Politicians question coalition's tax-reform proposal

  • 2005-02-16
  • By TBT staff
TALLINN - Leading politicians have expressed further doubt over the current government's stability, referring to the presumably inevitable crisis that lies behind the Reform Party-promoted tax reform.

Now that the foreign minister scandal has been laid to rest, the government's main tests this spring will be to find money for the Health Insurance Fund, parental allowances and the so-called sugar fine 's a consequence of entering the EU with excessive stocks of sugar.

These three expenditure articles would require about 100 million euros, though a deadline for the sugar payment has not been confirmed.

According to Finance Minister Taavi Veskimagi, Estonia presumably can avoid paying the sugar fine this year if it appeals the European Commission's ruling. If this fails, the ministry has already booked approximately 20 million euros from the government reserve.

Estonia has a reserve fund of about 3 billion kroons (over 191 million euros), thanks to the surplus budgets of previous years.

MP Indrek Raudne told the Eesti Paevaleht daily that it would be difficult to work the Reform Party's tax cut into the national budget for 2006, a project the government will start working on in several months. "The coalition agreement has to be considered as a whole. The Reform Party wants to carry out the tax reform at the expense of raising indirect taxes, which would speed up inflation. This would threaten the adoption of the euro," said Raudne.

Both Res Publica and the People's Union have certain promises to be implemented at the expense of budget funds. Res Publica plans to lobby for a tax discount for sport activities, while the People's Union wants extra tax relief for families with more than two children.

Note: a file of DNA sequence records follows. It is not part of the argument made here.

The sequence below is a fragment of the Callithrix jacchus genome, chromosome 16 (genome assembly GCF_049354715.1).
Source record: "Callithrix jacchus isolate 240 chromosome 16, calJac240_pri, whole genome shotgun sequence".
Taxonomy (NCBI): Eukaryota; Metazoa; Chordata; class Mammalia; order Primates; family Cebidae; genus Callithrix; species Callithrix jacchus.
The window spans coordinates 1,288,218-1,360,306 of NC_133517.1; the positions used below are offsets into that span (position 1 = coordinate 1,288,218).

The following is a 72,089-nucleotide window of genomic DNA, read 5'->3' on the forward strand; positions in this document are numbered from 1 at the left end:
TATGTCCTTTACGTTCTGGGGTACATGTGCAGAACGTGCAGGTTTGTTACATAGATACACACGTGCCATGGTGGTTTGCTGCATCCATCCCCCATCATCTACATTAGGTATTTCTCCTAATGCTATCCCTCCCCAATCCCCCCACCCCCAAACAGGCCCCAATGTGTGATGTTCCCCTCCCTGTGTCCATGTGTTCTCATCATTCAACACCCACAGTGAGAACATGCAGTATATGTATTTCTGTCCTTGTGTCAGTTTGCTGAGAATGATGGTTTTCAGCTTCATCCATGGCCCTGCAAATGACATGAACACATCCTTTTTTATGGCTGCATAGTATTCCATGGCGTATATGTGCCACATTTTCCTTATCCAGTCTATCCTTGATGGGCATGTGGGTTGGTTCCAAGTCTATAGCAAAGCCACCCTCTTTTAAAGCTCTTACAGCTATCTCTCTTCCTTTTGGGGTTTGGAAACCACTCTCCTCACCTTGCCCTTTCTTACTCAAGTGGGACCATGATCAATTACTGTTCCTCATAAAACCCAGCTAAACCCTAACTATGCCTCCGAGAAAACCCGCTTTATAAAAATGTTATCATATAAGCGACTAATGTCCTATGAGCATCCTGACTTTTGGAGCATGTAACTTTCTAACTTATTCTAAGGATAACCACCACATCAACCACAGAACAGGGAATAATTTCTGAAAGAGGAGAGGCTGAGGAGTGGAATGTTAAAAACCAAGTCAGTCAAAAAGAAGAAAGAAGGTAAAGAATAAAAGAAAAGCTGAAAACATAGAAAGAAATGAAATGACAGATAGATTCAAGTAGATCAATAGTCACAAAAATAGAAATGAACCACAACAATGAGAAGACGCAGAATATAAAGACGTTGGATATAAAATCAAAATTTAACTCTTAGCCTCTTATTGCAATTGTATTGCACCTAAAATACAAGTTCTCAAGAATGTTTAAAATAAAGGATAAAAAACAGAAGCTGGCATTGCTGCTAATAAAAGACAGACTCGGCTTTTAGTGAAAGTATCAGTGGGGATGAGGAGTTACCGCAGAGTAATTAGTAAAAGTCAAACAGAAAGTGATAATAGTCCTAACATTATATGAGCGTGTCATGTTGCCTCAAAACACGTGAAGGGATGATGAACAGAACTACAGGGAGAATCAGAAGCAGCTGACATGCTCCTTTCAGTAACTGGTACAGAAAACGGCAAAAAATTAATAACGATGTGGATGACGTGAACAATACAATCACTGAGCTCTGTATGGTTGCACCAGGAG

Prior to last week's crisis, Juhan Parts' Cabinet experienced more turmoil when the People's Union demanded to postpone the income-tax cut in autumn 2003. The coalition then agreed to postpone the tax cut for one year.

According to the currently valid coalition agreement, the income-tax rate will be decreasing by two percent every year while the tax-free minimum grows.

Villu Reiljan, chairman of the People's Union, said the issue of taxes needed to be discussed. "The question is not in the tax reform, which is not an aim in itself. The question is how to cover the promises of the coalition agreement," he said. "By far not everything has to be tax money. There are problems not with the budget but with the development of the state. The budget must serve the development of the state."

"One day this government will step down anyway. Maybe it will really do so in two years. Unfortunately, it is true that our opposition is weak and splintered," said Reiljan, though admitting that the coalition still had room for development.

The People's Union failed to take sides in the recent crisis surrounding sacked Foreign Minister Kristiina Ojuland, who is a member of the Reform Party.

"Ansip's justifications were not worse than those of the others," Reiljan said.